Blog Posts

Click on the following link and you can listen to Pauline’s latest radio interview:  She discusses detoxification programs, clean eating, healthy snack suggestions and more!

http://www.blogtalkradio.com/navywiferadio/2013/05/22/the-skinny-on-detox-diets-and-more

October 15, 2013

Ever wonder what us nutritionists eat? What’s in our shopping cart? This is for you curiosity seekers :-)

http://saludintegrative.com/shopwithnutritionist/

 

September 2013

The mornings are getting cooler and fall is definitely right around the corner…what better way to begin your mornings than to wake up to the aroma of a bowl of hot cereal, complete with fixins? You can! Try this wonderful recipe below and wake up to one of the best, most nourishing and filling breakfasts around!

Slow Cooker Apple Cinnamon Steel Cut Oatmeal

Ingredients
• 2 apples, peeled, cored, cut into 1/2-inch pieces (2-1/2 to 3 cups chopped)
• 1-1/2 cups fat-free milk (or substitute non-diary alternative like almond milk)
• 1-1/2 cups water
• 1 cup uncooked steel-cut oats
• 2 tablespoons brown sugar or maple syrup
• 1-1/2 tablespoons butter, cut into 5-6 pieces (optional)
• 1/2 teaspoon cinnamon
• 1 tablespoon ground flax seed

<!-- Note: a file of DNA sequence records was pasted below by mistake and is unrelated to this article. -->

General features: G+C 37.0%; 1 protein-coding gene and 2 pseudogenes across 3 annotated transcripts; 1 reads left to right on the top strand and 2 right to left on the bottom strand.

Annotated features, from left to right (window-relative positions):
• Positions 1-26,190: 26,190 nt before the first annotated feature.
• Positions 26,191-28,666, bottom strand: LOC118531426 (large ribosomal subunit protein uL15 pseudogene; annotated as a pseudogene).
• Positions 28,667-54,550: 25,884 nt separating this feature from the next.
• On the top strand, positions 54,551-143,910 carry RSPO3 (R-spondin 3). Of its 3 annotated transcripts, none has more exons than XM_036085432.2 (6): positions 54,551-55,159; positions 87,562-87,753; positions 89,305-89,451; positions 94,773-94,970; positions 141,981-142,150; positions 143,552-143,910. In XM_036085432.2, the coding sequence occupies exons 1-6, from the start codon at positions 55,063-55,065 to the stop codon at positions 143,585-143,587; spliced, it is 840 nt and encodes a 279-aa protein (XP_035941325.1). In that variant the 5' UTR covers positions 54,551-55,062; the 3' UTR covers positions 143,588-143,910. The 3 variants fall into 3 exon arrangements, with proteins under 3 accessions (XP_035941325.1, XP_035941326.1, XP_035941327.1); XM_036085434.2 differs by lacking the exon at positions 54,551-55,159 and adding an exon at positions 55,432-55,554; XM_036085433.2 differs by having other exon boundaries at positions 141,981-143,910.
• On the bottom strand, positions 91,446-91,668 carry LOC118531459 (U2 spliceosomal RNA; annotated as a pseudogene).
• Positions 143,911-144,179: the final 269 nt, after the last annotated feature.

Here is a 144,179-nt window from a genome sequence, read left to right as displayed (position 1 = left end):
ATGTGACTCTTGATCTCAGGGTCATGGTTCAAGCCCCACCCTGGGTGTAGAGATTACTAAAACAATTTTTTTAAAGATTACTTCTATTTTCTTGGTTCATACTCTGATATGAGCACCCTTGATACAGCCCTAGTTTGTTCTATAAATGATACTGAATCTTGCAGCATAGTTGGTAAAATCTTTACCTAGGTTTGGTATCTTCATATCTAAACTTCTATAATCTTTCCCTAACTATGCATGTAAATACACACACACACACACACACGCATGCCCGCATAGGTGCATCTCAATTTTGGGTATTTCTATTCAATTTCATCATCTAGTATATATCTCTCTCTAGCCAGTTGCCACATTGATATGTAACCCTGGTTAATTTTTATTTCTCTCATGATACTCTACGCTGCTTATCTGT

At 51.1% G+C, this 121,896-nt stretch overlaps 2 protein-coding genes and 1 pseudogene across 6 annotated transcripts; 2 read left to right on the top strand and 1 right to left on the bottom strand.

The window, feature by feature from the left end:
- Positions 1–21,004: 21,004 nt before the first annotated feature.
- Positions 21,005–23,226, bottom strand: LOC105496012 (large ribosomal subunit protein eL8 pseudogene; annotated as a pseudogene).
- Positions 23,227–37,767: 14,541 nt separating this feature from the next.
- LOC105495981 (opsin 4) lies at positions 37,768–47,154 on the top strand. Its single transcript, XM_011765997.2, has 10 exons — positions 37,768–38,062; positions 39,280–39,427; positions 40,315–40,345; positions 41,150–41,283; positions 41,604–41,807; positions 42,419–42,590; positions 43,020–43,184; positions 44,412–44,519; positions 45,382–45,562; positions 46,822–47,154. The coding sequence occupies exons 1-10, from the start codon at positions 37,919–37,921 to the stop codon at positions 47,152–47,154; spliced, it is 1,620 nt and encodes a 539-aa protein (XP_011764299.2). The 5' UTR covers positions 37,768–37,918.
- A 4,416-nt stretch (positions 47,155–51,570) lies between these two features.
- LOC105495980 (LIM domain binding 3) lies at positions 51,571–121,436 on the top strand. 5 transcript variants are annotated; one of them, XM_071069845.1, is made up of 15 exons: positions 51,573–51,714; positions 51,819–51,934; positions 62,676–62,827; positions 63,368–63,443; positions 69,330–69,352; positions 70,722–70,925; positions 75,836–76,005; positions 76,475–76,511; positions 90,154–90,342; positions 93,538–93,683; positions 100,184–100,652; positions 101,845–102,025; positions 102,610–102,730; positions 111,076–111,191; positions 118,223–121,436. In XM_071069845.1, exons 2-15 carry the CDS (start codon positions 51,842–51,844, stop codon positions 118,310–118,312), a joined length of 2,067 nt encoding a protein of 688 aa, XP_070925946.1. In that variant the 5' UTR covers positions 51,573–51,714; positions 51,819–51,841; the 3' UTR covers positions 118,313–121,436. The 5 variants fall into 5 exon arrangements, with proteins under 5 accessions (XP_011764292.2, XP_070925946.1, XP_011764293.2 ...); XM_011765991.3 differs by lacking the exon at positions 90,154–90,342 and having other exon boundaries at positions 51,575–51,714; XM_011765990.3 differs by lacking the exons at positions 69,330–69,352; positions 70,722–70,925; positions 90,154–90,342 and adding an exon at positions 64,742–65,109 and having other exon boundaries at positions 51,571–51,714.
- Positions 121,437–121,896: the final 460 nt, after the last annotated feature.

• 1/4 teaspoon salt
• Optional garnishes: chopped raw nuts, raisins, maple syrup, additional milk
(makes 7, ¾ cup servings)
Coat the inside of 3-1/2 quart (or larger) slow cooker with cooking spray. Add all ingredients (except optional toppings) to slow cooker. Stir, cover, and cook on low for approx. 7 hours (slow cooker times can vary). Spoon oatmeal into bowls; add optional toppings, if desired. Store leftovers in refrigerator. Freezes well.

 

This post was published to Good Choices Better Life Nu… at 9:40:34 PM 8/12/2013

Tangy Summer Quinoa

 

August 12, 2013

My oldest daughter is very adventurous in the kitchen. She loves to experiment and create new food combinations. She made this salad tonight as a side to our grilled chicken and sautéed kale from our garden. It was absolutely delicious. So, I’m sharing:

  • 5 cups cooked red quinoa
  • 1 orange
  • ½ red pepper
  • ½ green pepper
  • ¼ cup raw sunflower seeds
  • ¼ cup pepitas
  • 3 tbsp Orange champagne vinegar (if this is not available at a store near you, the juice of one orange and 1-2 tsp white vinegar will work just as well)